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Peru: Food Donation Supports 2,000 Families Affected by Pandemic

Common Pots, a community charity in the Torre Blanca and El Progreso sectors of Lima, Peru, received over 11 tons of food items from the Church to help residents affected by the pandemic. On Friday, April 23, the donation delivery was coordinated by Jorge Ramos León from the Department of Welfare and Self-Reliance Services of the Church. Peru Newsroom estimates that the rice, vegetable oil, beans, fish, salt and spaghetti noodles that were offered will help support approximately 2,000 families.

Nancy Córdova Morales, coordinator of the District Network of Common Pots of Carabayllo said, “Thank you for joining us and giving us your solidarity in times of great need. We are grateful for this gesture of kindness.”

Mexico: Migrant Shelter Receives Donation of Clothing

Members of the Church in Reynosa, Mexico, donated 2,000 pounds of clothing to La Casa del Migrante Nuestra Señora de Guadalupe on April 19. It was the result of a two-day clothing drive conducted by over 100 sisters from the Reynosa and Reynosa East stakes.

According to Mexico Newsroom, the border city hosts 3,000 migrants (including 240 children) waiting for the United States to grant them asylum. Catalina Carmona Librado, director of the shelter, said, “[We always receive] people who need at least a change of clothes because they only come with what they are wearing, so they need to change clothes to have a decent [experience] at the shelter … I feel a lot of satisfaction seeing that they are served with dignity … They arrive at a safe space where they are given services and are cared for. Helping them gratifies me, gives me hope and peace.”

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USA: Interfaith and Government Collaboration Leads to New Furniture for the Homeless in Milwaukee

On April 7, a donation of new furniture worth $50,000 to Clare Hall, a homeless shelter, was made possible through an interfaith partnership between Latter-day Saint Charities, the humanitarian arm of the Church; the Catholic Church; and city officials in Milwaukee, Wisconsin. In an interview with the Catholic Herald, Lydia LoCoco, director of community relations for the office of Archbishop Jerome E. Listecki, called the project “a real model of collaboration between government and religious nonprofit.”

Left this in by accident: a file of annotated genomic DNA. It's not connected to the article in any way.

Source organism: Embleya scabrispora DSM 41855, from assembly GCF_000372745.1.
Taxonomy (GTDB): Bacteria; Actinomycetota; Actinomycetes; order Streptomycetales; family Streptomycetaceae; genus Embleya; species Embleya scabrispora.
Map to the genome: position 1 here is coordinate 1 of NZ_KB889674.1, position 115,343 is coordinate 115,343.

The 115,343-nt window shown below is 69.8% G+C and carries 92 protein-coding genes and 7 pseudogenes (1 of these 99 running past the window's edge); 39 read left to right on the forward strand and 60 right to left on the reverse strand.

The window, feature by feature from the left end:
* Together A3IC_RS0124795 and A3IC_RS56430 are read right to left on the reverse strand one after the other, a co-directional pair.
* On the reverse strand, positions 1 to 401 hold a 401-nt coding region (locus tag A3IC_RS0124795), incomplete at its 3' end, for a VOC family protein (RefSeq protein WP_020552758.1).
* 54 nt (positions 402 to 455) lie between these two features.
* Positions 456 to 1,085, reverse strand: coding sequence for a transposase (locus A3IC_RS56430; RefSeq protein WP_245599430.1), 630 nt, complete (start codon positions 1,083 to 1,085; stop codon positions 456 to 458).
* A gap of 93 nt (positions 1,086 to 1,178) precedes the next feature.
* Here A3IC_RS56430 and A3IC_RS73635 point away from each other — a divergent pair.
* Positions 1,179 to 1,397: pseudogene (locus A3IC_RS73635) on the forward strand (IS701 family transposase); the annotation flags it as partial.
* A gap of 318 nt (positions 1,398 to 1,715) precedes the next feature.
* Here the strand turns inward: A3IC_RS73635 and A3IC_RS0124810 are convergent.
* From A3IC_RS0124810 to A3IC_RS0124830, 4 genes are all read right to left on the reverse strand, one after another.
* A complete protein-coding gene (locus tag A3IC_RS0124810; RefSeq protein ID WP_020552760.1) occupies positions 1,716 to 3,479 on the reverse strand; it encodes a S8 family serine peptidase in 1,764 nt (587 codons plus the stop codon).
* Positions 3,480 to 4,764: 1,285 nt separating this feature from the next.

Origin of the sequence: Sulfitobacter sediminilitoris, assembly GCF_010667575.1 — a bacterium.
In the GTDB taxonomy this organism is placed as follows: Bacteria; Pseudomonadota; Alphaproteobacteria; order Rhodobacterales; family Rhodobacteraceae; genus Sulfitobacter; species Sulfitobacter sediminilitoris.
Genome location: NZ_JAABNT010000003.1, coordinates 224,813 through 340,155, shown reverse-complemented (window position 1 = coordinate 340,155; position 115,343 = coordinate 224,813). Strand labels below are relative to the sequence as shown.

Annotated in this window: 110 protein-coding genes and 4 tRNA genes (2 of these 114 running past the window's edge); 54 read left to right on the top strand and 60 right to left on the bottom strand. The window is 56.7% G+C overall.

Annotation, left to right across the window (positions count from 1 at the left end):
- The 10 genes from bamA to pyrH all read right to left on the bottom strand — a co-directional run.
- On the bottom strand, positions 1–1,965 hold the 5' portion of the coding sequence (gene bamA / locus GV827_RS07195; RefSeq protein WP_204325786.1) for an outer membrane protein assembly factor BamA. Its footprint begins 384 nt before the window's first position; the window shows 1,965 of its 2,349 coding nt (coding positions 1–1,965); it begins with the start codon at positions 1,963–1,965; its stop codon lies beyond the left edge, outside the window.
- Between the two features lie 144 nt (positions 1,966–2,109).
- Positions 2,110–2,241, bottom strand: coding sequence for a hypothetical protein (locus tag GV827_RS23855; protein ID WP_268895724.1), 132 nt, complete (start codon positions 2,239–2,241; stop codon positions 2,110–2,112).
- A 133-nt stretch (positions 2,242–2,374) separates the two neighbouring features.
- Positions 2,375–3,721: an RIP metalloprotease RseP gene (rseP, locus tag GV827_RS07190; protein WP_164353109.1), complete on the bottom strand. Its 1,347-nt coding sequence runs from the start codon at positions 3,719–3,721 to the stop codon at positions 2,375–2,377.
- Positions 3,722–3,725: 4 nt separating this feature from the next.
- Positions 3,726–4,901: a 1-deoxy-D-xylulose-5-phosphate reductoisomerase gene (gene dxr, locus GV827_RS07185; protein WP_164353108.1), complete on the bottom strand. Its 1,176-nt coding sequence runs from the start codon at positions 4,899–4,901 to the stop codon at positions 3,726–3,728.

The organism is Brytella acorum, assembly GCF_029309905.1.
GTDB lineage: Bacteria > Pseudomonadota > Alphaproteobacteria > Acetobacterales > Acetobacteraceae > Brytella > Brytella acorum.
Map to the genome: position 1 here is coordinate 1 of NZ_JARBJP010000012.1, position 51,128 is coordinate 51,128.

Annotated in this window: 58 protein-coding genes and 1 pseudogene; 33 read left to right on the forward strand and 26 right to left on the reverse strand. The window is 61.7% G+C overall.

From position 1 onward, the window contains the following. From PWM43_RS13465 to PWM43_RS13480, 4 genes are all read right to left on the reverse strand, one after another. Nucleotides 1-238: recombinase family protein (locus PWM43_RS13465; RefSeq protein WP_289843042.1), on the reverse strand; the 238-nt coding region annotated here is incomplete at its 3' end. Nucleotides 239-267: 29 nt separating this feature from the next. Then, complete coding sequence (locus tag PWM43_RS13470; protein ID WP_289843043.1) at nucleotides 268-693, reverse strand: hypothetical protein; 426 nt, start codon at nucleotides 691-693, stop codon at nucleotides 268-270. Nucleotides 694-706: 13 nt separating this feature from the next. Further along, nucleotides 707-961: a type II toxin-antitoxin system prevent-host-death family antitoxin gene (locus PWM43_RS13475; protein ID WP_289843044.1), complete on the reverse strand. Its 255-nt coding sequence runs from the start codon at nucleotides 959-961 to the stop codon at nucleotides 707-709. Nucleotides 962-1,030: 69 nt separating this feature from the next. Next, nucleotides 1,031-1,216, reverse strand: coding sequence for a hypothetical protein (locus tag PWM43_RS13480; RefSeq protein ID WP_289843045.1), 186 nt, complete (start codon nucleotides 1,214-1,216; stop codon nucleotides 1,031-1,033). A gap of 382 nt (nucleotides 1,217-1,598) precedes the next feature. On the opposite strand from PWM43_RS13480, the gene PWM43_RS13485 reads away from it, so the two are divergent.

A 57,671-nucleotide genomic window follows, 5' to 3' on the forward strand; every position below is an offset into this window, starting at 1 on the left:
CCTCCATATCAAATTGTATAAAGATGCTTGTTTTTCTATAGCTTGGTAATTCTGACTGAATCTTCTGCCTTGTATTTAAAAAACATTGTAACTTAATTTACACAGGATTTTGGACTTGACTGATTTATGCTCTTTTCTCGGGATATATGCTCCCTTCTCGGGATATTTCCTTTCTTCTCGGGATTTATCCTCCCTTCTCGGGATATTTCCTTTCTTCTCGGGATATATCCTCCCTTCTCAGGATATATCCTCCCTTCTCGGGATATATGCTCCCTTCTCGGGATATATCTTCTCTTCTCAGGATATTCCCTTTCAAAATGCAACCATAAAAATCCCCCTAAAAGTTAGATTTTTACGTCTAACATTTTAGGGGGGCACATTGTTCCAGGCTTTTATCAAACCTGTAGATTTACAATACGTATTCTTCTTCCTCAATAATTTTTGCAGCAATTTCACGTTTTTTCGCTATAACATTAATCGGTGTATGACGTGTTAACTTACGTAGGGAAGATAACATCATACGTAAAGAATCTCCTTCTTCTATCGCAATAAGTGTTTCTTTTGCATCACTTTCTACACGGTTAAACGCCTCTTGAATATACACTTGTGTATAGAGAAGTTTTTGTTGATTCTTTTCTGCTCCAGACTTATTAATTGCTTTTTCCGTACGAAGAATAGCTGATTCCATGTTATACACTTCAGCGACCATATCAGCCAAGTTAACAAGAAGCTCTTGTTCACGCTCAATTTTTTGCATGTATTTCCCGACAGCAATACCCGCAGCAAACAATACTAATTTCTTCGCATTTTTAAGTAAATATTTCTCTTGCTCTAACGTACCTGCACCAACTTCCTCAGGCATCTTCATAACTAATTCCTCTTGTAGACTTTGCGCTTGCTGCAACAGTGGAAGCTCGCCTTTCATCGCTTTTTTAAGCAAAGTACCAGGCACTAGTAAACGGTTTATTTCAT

Having been built in 1955, Clare Hall has filled several roles in the community, including as a Catholic seminary and a retirement home. In early 2020, the building was leased to the city of Milwaukee to provide a haven for homeless individuals seeking a safe place to recover from COVID-19 or who simply needed shelter during the pandemic.

While the new furniture adds dignity and comfort to life at the shelter, LoCoco said, “the vision is for residents to be able to transition into permanent housing after they leave Clare Hall. Now, thanks to the Latter-day Saints, they can do so equipped with furniture to make their new life comfortable.”

The collaboration between the Catholic Church and the Church of Jesus Christ came about through the friendship of Archbishop Jerome E. Listecki and Elder Thomas Priday, an area Church leader. Earlier in the year, the two discussed ways to meet various community needs during the pandemic. “The Catholic Church is always looking to join with others in serving the needs of our community,” Archbishop Listecki said. “This is another way the Church defends life and lives out its Gospel call to love one another. We welcome working with Latter-day Saint Charities in this corporal work of mercy to the benefit of those most in need.”